Can Graffiti Be Considered as Art?

This is one of the reasons why I love Twitter. It allows you to rediscover things that have captivated you in the past.

These pictures remind me of a lecture I had way back in my first year of university. My lit professor devoted two hours of his weekly lecture not on Virginia Woolf or Sylvia Plath, but on whether or not graffiti could be viewed as ART (all in capital letters). It was debate time.

He asked us to define what that word meant, the auditorium lights producing a white halo over his bald, brainy head and we quickly chirped back, Anything we create, anything we put into the world.

Then he showed us a photo of a toilet in a museum. The artist argued that it was an art installation, something worthy of being preserved, but the public was split, demonstrating how the definition of art itself was ever-changing.

Okay, okay, we grumbled, holding up our hands, Art depends on our perspective. It can be anything really.

He redirected our thinking again when he showed us the controversial Guantanamo Bay doll at Disneyland.

We all grinned, knowing who had done it. Him!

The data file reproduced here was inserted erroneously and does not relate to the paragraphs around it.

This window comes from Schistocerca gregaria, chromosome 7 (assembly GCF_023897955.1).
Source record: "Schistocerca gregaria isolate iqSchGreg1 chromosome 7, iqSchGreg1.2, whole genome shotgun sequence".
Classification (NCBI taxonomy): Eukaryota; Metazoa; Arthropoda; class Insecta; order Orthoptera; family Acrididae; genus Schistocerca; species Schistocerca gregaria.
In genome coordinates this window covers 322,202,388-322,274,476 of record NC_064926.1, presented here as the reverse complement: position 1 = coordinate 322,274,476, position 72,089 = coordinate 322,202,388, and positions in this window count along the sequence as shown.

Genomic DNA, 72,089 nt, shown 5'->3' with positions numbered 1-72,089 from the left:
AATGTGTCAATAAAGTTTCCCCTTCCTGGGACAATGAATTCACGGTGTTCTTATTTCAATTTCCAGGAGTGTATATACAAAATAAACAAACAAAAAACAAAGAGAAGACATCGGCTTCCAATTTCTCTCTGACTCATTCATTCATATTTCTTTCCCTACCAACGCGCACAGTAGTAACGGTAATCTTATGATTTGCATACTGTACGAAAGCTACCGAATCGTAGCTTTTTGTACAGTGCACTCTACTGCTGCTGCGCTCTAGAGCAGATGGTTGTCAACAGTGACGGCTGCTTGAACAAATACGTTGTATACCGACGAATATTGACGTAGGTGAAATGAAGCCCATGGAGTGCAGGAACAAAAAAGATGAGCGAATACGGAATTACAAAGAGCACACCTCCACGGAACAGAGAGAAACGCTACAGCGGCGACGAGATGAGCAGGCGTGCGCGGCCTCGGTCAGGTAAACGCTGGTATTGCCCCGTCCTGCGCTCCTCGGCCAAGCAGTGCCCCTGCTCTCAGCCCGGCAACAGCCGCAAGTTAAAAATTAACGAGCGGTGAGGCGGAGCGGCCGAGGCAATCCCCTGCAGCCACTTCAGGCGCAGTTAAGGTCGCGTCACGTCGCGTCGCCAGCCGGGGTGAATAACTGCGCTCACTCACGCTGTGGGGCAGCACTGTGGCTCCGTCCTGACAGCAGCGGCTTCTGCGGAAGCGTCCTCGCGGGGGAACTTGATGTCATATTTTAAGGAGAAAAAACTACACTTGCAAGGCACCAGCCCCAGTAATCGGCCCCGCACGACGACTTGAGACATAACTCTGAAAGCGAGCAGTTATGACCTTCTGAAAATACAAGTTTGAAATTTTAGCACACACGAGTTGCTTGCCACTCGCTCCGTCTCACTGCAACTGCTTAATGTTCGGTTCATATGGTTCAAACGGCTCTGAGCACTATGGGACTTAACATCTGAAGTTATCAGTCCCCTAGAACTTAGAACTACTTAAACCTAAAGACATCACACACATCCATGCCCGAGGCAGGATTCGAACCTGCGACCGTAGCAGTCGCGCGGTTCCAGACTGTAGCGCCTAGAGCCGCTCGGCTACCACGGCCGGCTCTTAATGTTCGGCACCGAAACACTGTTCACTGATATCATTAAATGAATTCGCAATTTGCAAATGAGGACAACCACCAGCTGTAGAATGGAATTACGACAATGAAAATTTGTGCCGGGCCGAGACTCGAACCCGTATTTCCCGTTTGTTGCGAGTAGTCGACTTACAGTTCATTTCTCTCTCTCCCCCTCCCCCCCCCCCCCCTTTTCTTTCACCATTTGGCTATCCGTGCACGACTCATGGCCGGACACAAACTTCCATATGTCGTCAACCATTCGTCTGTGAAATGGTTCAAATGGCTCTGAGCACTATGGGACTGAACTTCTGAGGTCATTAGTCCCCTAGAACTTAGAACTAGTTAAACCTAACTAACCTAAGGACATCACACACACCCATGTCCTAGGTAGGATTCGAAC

Turns out the articulate voice box in the front of the room was very fond of Banksy, the British street artist, whose anonymity rivals his creations which often address everything wrong with our politics, our society, our culture afflicted with a kind of jaded malaise that can only be represented by beady eyed rats.

A female laborer stepping out of a painting to take a cigarette break
A person’s aspirations met with a stamp of rejection
Street art as salvation for the disenfranchised

I’ll be honest, prior to that lecture I viewed graffiti as a profanity laced nuisance, a mere act of aggression, but it’s so much more than that. It’s also an act of expression. Even though it can be interpreted as damaging public property, you can also see it as art being democratized, reaching beyond gallery spaces.

But it still doesn’t answer our question: what is art? In Exit Through the Gift Shop, it seems like even Banksy doesn’t even know. In this satire (shot like a documentary), he uses Mr. Brainwash, a hardcore Banksy fan turned pop culture artist,  as an example of how people buy art, not because of its artistry, but because of HYPE. Remind you of anyone? Once art has been commodified it becomes very difficult to separate its intrinsic and monetary value.

I like to think that art is something that is meaningful. Thought has been put into it along with an ample amount of blood, sweat, and tears. We’re not putting it out there for the mere sake of being controversial or making someone hurl. It’s there because it has something to say. Art is beautiful and absurd and chaotic. It cannot be defined and I wouldn’t have it any other way.

Art is ___________.

[Cover photo via http://www.blogto.com]

[Banksy photos via streetartutopia.com]

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